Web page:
Introduced in 1970, this system controls exhaust emissions by eliminating vacuum advance in the lower forward gears.
See Figure 1
The 1970 system consists of a transmission switch, solenoid vacuum switch, time delay relay, and a thermostatic water temperature switch. The solenoid vacuum switch is energized in the lower gears via the transmission switch and closes off distributor vacuum. The two-way transmission switch is activated by the shifter shaft on manual transmissions, and by oil pressure on automatic transmissions. The switch deenergizes the solenoid in high gear, the plunger extends and uncovers the vacuum port, and the distributor receives full vacuum. The temperature switch overrides the system when engine temperature is below 63° or above 232°. This allows vacuum advance in all gears. A time delay relay opens 15 seconds after the ignition is switched on. Full vacuum advance during this delay eliminates the possibility of stalling.
See Figure 2
The 1971 system is similar, except that the vacuum solenoid (now called a Combination Emissions Control solenoid) serves two functions. One function is to control distributor vacuum; the added function is to act as a deceleration throttle stop in high gear. This cuts down on emissions when the vehicle is coming to a stop in high gear. The CEC solenoid is controlled by a temperature switch, a transmission switch, and a 20 second time delay relay. This system also contains a reversing relay, which energizes the solenoid when the transmission switch, temperature switch or time delay completes the CEC circuit to ground. This system is directly opposite the 1970 system in operation. The 1970 vacuum solenoid was normally open to allow vacuum advance and when energized, closed to block vacuum. The 1971 system is normally closed blocking vacuum advance and when energized, opens to allow vacuum advance. The temperature switch completes the CEC circuit to ground when engine temperature is below 82°. Corvettes also have a high temperature terminal on the switch to complete the CEC circuit when coolant temperature reaches 232°. The time delay relay allows vacuum advance (and raised idle speed) for 20 seconds after the ignition key is turned to the ON position. Models with an automatic transmission and air conditioning also have a solid state timing device which engages the air conditioning compressor for three seconds after the ignition key is turned to the OFF position to prevent the engine from running-on. Two throttle settings are necessary; one for curb idle and one for emission control on coast. Both settings are described in the Tune-Up information.
See Figures 3, 4 and 5
A vacuum advance solenoid similar to that used in 1970 is used. The CEC valve is not used. This relay is normally closed to block vacuum and opens when energized to allow vacuum advance. The solenoid controls distributor vacuum advance and performs no throttle positioning function. The 1973-74 TCS system differs from the 1972 system in three ways. The 23 second uplift delay has been replaced by a 20 second starting relay. This relay closes to complete the TCS circuit and open the TCS solenoid, allowing vacuum advance, for 20 seconds after the key is turned to the ON position. The operating temperature of the temperature override switch has been raised to 93°, and the switch that was used to engage the A/C compressor when the key was turned OFF has been eliminated. All models are equipped with an electric throttle control solenoid to prevent run-on. The 1974 TCS system is used only on manual transmission models. System components remain unchanged from 1973. The vacuum advance solenoid is located on the coil bracket.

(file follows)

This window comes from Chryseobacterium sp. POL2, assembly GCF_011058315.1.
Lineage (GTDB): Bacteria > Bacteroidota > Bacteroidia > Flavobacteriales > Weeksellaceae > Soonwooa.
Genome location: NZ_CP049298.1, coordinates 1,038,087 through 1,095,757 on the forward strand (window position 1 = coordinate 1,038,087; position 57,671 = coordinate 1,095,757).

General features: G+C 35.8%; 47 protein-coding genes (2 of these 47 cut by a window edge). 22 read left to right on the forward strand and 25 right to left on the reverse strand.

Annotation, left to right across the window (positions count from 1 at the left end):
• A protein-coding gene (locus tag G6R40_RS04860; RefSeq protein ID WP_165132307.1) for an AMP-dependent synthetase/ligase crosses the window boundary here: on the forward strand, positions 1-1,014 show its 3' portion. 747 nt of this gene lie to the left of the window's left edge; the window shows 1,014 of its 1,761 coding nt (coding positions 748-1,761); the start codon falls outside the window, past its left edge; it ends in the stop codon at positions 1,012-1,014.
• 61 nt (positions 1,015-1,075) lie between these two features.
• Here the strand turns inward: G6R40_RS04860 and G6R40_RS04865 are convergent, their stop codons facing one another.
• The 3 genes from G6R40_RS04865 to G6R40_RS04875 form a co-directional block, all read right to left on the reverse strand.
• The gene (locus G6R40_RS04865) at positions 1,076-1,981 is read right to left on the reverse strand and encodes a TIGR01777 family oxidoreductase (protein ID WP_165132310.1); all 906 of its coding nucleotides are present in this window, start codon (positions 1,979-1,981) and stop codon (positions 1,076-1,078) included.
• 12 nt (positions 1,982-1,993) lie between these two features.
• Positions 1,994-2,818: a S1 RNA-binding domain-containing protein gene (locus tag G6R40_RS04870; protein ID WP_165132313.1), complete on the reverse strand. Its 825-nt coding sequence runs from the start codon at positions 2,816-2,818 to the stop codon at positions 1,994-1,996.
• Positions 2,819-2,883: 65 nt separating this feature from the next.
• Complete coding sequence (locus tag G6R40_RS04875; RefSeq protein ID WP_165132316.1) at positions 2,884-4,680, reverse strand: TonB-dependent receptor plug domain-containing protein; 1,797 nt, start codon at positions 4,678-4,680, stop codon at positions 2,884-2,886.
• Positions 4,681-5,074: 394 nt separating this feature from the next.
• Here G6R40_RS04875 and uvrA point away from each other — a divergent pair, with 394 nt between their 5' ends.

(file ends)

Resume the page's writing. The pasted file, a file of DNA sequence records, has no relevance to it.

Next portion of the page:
All 1973-74 Corvette models are equipped with a Thermo-Override system instead of the normal TCS system. This system consists of a three-position temperature switch, which is mounted in the right cylinder head and a two-position vacuum advance solenoid. Three vacuum lines are connected to the solenoid, a ported vacuum line from the carburetor, a vacuum line from the intake manifold, and a vacuum line that runs to the distributor vacuum advance unit. When the engine temperature is between 92°F and 232°F, the temperature switch contacts are open and the vacuum solenoid is deenergized. This causes carburetor-ported vacuum to control the operation of the distributor vacuum advance unit. When the engine temperature is below 93°F or above 232°F, the temperature switch contacts are closed and the vacuum solenoid is energized. This moves the plunger in the solenoid to block the ported vacuum opening and connect manifold vacuum to the distributor. When the engine reaches normal temperature, the temperature switch contacts open and ported vacuum is restored to the distributor. TCS is not used on 1975 and later models.